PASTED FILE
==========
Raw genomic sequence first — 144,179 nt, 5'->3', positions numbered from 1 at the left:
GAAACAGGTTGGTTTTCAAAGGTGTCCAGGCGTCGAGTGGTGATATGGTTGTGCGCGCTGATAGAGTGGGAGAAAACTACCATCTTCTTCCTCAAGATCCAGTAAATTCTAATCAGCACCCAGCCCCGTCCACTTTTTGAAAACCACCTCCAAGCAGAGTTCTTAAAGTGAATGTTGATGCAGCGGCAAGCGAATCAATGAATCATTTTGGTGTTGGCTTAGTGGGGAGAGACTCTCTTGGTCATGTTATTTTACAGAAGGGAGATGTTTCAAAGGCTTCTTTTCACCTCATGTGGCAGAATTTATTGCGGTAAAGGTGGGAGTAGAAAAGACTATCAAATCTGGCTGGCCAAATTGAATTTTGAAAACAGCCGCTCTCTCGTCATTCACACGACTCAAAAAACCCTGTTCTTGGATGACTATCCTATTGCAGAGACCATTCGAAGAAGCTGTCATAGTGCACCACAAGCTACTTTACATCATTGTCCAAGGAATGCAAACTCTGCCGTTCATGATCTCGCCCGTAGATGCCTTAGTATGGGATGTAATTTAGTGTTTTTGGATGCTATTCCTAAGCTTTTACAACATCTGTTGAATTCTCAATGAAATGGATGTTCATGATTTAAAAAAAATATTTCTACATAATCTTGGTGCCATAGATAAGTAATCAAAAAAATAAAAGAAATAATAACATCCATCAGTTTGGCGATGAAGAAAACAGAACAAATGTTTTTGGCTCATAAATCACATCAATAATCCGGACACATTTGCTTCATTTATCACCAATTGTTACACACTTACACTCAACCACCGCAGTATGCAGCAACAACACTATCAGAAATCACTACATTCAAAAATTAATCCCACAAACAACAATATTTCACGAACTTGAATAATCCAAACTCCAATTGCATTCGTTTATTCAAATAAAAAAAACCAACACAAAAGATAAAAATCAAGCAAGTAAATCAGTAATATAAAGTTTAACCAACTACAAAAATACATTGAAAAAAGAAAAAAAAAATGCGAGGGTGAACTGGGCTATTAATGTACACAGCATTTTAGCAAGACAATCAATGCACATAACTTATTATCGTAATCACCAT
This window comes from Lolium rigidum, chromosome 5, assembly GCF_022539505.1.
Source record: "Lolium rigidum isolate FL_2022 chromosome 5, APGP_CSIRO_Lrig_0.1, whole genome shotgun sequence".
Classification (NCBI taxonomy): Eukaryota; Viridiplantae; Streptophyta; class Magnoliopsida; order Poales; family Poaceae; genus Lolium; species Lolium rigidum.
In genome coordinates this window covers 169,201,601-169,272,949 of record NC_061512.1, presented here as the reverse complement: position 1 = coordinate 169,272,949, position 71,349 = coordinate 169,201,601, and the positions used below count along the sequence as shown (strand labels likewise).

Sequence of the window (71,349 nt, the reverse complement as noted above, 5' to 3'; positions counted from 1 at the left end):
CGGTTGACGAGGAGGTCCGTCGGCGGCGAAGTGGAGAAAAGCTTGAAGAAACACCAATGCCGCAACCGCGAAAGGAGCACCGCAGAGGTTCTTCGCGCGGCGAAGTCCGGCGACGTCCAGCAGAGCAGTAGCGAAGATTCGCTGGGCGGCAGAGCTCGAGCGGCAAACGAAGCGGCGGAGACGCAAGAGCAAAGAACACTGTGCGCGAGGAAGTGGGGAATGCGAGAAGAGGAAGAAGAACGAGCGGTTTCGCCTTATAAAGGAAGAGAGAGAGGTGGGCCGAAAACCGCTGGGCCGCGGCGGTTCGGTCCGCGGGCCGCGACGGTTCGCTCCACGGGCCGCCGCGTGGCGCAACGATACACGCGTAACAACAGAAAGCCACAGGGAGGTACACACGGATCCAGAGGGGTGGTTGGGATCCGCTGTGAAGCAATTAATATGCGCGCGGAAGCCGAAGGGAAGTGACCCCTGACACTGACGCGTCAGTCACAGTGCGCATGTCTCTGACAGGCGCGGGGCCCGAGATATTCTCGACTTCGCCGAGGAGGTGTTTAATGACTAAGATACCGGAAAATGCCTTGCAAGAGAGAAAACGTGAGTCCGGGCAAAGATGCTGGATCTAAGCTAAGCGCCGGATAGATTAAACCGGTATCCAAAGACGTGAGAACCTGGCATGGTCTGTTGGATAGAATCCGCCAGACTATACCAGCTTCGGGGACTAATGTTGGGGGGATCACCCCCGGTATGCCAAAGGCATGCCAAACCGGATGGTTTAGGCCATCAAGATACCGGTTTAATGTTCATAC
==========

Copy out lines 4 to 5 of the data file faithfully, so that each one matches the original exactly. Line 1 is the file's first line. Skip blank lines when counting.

Source record: "Lolium rigidum isolate FL_2022 chromosome 5, APGP_CSIRO_Lrig_0.1, whole genome shotgun sequence".
Classification (NCBI taxonomy): Eukaryota; Viridiplantae; Streptophyta; class Magnoliopsida; order Poales; family Poaceae; genus Lolium; species Lolium rigidum.